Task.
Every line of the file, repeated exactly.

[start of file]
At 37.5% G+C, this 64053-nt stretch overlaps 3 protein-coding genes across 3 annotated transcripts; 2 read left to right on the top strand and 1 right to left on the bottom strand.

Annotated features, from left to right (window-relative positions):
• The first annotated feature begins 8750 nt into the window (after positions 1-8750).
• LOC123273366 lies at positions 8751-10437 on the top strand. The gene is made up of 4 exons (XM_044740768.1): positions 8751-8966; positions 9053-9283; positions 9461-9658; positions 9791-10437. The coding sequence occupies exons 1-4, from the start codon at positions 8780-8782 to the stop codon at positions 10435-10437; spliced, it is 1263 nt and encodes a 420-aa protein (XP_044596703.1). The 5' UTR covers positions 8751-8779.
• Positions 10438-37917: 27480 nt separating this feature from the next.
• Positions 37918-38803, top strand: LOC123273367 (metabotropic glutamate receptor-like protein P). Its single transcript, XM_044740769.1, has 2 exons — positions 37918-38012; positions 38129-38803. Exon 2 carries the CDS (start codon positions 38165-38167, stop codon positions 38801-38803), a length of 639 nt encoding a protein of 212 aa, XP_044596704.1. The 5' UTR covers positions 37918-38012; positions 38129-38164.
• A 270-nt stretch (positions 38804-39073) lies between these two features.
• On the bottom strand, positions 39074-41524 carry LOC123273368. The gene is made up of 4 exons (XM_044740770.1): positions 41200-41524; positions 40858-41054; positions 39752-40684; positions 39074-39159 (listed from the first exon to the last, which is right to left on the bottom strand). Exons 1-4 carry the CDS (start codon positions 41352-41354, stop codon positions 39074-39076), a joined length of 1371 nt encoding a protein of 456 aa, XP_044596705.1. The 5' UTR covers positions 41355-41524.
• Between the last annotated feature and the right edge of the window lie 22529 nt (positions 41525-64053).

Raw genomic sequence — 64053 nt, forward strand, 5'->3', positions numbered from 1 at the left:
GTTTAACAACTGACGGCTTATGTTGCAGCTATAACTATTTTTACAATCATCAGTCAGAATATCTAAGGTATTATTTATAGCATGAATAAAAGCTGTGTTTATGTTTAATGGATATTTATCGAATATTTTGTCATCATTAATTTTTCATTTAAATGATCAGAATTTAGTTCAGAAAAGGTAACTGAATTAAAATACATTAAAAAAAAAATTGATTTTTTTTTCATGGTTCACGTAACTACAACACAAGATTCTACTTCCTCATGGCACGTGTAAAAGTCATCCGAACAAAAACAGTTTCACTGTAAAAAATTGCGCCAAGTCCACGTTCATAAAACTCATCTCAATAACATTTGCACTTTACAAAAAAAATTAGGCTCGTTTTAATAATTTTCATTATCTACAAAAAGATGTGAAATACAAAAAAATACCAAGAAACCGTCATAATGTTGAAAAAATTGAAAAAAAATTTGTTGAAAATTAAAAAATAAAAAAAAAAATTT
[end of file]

At 37.5% G+C, this 64053-nt stretch overlaps 3 protein-coding genes across 3 annotated transcripts; 2 read left to right on the top strand and 1 right to left on the bottom strand.

Annotated features, from left to right (window-relative positions):
• The first annotated feature begins 8750 nt into the window (after positions 1-8750).
• LOC123273366 lies at positions 8751-10437 on the top strand. The gene is made up of 4 exons (XM_044740768.1): positions 8751-8966; positions 9053-9283; positions 9461-9658; positions 9791-10437. The coding sequence occupies exons 1-4, from the start codon at positions 8780-8782 to the stop codon at positions 10435-10437; spliced, it is 1263 nt and encodes a 420-aa protein (XP_044596703.1). The 5' UTR covers positions 8751-8779.
• Positions 10438-37917: 27480 nt separating this feature from the next.
• Positions 37918-38803, top strand: LOC123273367 (metabotropic glutamate receptor-like protein P). Its single transcript, XM_044740769.1, has 2 exons — positions 37918-38012; positions 38129-38803. Exon 2 carries the CDS (start codon positions 38165-38167, stop codon positions 38801-38803), a length of 639 nt encoding a protein of 212 aa, XP_044596704.1. The 5' UTR covers positions 37918-38012; positions 38129-38164.
• A 270-nt stretch (positions 38804-39073) lies between these two features.
• On the bottom strand, positions 39074-41524 carry LOC123273368. The gene is made up of 4 exons (XM_044740770.1): positions 41200-41524; positions 40858-41054; positions 39752-40684; positions 39074-39159 (listed from the first exon to the last, which is right to left on the bottom strand). Exons 1-4 carry the CDS (start codon positions 41352-41354, stop codon positions 39074-39076), a joined length of 1371 nt encoding a protein of 456 aa, XP_044596705.1. The 5' UTR covers positions 41355-41524.
• Between the last annotated feature and the right edge of the window lie 22529 nt (positions 41525-64053).

Raw genomic sequence — 64053 nt, forward strand, 5'->3', positions numbered from 1 at the left:
GTTTAACAACTGACGGCTTATGTTGCAGCTATAACTATTTTTACAATCATCAGTCAGAATATCTAAGGTATTATTTATAGCATGAATAAAAGCTGTGTTTATGTTTAATGGATATTTATCGAATATTTTGTCATCATTAATTTTTCATTTAAATGATCAGAATTTAGTTCAGAAAAGGTAACTGAATTAAAATACATTAAAAAAAAAATTGATTTTTTTTTCATGGTTCACGTAACTACAACACAAGATTCTACTTCCTCATGGCACGTGTAAAAGTCATCCGAACAAAAACAGTTTCACTGTAAAAAATTGCGCCAAGTCCACGTTCATAAAACTCATCTCAATAACATTTGCACTTTACAAAAAAAATTAGGCTCGTTTTAATAATTTTCATTATCTACAAAAAGATGTGAAATACAAAAAAATACCAAGAAACCGTCATAATGTTGAAAAAATTGAAAAAAAATTTGTTGAAAATTAAAAAATAAAAAAAAAAATTT